In the new interface we know (from analytics) that the auto-schedule algorithm isn't heavily used (as opposed to in Live Plans were it was essential to use it to generate a roadmap) so this reduces the priority of working on it (i.e. if our customers are achieving success without it there is no necessity to enhance it) however we recognise that this is a somewhat self-fulfilling prophecy and would like to make some enhancements to it in the near future to increase usage.
We also recognise that the reasoning behind how issues are auto-scheduled is somewhat opaque and it's not obvious why things are scheduled where they are. This is also something we'd like to improve but it is again not an immediate priority for us to do.
Thanks for some more clarity on this, Dave.
It would be helpful for many of us (power) users to have a deeper understanding about the "reasoning behind how issues are auto-scheduled". It's pretty challenging to train others when us admins have to just accept "opaque" behavior.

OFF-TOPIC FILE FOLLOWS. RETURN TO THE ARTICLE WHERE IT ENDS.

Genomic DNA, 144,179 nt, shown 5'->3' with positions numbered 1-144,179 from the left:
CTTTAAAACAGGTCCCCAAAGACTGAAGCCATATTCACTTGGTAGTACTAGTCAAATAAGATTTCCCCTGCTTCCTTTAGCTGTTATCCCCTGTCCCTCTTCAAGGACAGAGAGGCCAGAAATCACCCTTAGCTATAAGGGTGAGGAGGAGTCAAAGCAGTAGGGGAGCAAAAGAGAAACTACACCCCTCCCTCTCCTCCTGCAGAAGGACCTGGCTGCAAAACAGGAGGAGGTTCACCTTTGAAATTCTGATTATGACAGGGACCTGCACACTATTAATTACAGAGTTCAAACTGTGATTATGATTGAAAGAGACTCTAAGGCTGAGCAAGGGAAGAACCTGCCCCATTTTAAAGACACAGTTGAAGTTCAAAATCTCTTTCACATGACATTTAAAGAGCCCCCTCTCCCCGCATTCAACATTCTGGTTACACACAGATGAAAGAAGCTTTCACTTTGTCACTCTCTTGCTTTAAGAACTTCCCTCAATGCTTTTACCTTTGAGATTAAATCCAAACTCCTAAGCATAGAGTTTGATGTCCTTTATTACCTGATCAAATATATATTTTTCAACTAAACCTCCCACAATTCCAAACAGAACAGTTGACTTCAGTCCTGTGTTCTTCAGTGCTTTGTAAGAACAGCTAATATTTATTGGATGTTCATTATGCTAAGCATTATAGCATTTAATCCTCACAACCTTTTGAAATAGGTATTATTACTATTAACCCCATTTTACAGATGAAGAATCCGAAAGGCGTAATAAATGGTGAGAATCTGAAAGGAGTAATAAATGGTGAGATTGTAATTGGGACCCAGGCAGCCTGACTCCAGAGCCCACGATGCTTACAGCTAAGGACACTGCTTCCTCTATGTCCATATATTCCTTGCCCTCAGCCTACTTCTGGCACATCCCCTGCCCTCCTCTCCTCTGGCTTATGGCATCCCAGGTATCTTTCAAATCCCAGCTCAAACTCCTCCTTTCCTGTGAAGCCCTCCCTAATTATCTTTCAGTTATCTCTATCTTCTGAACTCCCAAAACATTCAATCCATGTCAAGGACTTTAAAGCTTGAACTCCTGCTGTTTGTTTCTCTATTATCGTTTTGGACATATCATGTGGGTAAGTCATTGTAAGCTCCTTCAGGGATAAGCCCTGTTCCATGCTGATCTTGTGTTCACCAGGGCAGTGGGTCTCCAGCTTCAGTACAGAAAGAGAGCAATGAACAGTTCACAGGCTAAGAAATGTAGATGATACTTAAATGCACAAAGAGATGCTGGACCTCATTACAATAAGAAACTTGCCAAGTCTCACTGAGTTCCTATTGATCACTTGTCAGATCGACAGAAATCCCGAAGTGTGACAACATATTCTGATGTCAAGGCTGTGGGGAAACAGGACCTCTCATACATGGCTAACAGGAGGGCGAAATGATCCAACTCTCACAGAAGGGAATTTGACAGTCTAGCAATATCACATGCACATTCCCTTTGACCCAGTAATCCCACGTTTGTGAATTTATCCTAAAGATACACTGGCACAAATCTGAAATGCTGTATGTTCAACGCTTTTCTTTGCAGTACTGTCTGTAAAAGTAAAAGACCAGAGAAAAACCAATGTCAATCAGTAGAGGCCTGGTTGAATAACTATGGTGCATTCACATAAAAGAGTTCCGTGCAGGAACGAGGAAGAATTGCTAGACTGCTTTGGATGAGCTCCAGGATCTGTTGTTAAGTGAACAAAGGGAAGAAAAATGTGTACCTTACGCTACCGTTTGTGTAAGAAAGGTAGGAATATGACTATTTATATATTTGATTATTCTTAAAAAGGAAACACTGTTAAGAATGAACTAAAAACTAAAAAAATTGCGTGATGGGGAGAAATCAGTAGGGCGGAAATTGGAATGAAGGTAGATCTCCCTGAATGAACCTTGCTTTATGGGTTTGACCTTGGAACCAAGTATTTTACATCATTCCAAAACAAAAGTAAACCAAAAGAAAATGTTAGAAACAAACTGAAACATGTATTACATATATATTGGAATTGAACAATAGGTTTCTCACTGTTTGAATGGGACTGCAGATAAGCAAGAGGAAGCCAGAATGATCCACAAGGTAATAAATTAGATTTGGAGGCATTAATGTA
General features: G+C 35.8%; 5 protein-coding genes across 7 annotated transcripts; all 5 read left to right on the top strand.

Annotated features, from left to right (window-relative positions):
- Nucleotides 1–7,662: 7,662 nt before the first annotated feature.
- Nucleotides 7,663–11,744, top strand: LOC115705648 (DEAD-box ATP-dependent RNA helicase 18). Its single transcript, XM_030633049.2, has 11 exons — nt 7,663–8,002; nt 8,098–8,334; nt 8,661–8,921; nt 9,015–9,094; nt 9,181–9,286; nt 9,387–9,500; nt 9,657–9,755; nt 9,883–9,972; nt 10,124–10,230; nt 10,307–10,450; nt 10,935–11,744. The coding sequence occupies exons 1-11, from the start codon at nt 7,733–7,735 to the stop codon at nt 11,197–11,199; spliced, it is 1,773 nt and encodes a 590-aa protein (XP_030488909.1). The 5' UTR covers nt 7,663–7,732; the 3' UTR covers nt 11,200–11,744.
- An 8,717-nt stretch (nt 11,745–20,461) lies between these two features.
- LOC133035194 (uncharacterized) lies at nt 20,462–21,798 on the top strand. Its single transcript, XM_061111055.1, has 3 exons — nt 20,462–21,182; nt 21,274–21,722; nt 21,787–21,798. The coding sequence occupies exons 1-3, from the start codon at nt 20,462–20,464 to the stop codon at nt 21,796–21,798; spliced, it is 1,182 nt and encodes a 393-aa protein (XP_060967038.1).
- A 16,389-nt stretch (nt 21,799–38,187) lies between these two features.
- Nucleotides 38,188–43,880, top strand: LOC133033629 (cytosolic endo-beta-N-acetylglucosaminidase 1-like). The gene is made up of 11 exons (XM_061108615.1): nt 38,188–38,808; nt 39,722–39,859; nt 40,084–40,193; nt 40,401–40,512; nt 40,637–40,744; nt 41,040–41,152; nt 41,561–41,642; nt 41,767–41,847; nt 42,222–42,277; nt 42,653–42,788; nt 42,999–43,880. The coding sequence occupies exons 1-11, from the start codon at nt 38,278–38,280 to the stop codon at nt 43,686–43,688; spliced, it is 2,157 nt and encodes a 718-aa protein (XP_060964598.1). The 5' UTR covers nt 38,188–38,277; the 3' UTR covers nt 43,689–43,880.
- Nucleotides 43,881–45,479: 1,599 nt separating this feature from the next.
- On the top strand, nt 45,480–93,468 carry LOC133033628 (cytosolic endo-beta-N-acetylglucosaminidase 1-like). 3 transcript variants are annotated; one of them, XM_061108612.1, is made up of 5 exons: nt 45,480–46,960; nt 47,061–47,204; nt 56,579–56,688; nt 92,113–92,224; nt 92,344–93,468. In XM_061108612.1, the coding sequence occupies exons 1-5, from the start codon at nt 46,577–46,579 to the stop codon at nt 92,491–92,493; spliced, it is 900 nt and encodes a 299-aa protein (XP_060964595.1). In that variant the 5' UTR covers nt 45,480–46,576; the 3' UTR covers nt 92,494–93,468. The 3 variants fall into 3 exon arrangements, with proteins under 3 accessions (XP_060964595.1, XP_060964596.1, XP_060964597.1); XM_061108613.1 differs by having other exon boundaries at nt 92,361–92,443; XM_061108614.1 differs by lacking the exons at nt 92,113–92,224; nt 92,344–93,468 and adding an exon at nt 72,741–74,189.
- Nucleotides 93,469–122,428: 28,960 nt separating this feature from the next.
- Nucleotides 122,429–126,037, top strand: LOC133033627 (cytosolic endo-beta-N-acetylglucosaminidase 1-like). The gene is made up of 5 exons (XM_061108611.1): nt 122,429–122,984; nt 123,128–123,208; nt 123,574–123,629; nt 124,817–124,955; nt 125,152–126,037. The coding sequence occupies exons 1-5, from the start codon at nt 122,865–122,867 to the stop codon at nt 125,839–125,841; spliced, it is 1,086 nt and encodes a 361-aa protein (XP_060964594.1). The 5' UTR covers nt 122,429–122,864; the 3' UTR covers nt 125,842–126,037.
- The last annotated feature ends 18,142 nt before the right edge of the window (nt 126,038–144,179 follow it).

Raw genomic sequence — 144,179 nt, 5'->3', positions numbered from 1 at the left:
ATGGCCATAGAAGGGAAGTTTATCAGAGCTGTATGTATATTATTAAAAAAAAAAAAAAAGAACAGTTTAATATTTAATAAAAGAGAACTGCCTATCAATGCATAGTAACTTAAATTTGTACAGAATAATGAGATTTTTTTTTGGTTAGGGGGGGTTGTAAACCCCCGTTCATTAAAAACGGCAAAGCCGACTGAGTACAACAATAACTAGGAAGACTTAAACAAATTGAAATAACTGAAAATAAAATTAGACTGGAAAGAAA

The auto-schedule algorithm incorporates certain aspects of a plan and issue data (rank, team assignment, releases, some configuration settings, etc). But how they interact is unclear.
Examples of the additional clarity desired:
Currently, it's very difficult to educate a business leader to use this (when they are not at a Jira-admin level). When a leader makes a change in their plan, and something changes in the plan they don't expect, they will turn to us admins for a definitive explanation.
Also, please remember that a lot of your user base (like me) does not remember...
the history of the auto-schedule function and it's origins from the "Calculate" scheduling algorithm in the previous interface (known as "Live Plans").
Those of us coming to Advanced Roadmaps fresh would really be served well by providing more clarity about how auto-scheduling works (algorithmically).
ObLink: Here is the current documentation.
Hello Community! We thoroughly enjoyed this just-for-fun conversation in the Jira Admin Group about what it's like to be a Jira Admin. For #JiraJuly, our talented designers created these graphics t...
Connect with like-minded Atlassian users at free events near you!Find an event
Connect with like-minded Atlassian users at free events near you!
Unfortunately there are no Community Events near you at the moment.Host an event
You're one step closer to meeting fellow Atlassian users at your local event. Learn more about Community Events